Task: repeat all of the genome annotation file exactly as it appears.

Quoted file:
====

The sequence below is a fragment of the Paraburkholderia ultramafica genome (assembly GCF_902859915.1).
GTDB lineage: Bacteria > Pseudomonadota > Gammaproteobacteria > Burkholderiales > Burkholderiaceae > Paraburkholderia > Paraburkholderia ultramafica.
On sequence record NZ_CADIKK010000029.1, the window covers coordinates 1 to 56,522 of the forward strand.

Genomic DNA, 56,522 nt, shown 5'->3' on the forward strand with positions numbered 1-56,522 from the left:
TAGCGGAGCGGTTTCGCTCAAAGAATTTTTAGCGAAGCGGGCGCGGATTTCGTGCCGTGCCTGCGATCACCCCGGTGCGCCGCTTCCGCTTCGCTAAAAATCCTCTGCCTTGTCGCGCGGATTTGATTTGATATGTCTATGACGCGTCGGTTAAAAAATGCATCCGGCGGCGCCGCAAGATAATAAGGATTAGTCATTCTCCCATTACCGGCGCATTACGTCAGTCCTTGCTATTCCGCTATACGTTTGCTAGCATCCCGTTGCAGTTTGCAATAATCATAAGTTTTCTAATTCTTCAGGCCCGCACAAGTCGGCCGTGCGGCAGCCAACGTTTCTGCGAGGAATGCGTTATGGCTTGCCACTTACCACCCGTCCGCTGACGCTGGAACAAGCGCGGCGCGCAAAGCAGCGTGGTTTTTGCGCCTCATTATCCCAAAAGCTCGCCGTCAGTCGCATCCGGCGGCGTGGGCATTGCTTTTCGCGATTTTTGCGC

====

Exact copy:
The sequence below is a fragment of the Paraburkholderia ultramafica genome (assembly GCF_902859915.1).
GTDB lineage: Bacteria > Pseudomonadota > Gammaproteobacteria > Burkholderiales > Burkholderiaceae > Paraburkholderia > Paraburkholderia ultramafica.
On sequence record NZ_CADIKK010000029.1, the window covers coordinates 1 to 56,522 of the forward strand.

Genomic DNA, 56,522 nt, shown 5'->3' on the forward strand with positions numbered 1-56,522 from the left:
TAGCGGAGCGGTTTCGCTCAAAGAATTTTTAGCGAAGCGGGCGCGGATTTCGTGCCGTGCCTGCGATCACCCCGGTGCGCCGCTTCCGCTTCGCTAAAAATCCTCTGCCTTGTCGCGCGGATTTGATTTGATATGTCTATGACGCGTCGGTTAAAAAATGCATCCGGCGGCGCCGCAAGATAATAAGGATTAGTCATTCTCCCATTACCGGCGCATTACGTCAGTCCTTGCTATTCCGCTATACGTTTGCTAGCATCCCGTTGCAGTTTGCAATAATCATAAGTTTTCTAATTCTTCAGGCCCGCACAAGTCGGCCGTGCGGCAGCCAACGTTTCTGCGAGGAATGCGTTATGGCTTGCCACTTACCACCCGTCCGCTGACGCTGGAACAAGCGCGGCGCGCAAAGCAGCGTGGTTTTTGCGCCTCATTATCCCAAAAGCTCGCCGTCAGTCGCATCCGGCGGCGTGGGCATTGCTTTTCGCGATTTTTGCGC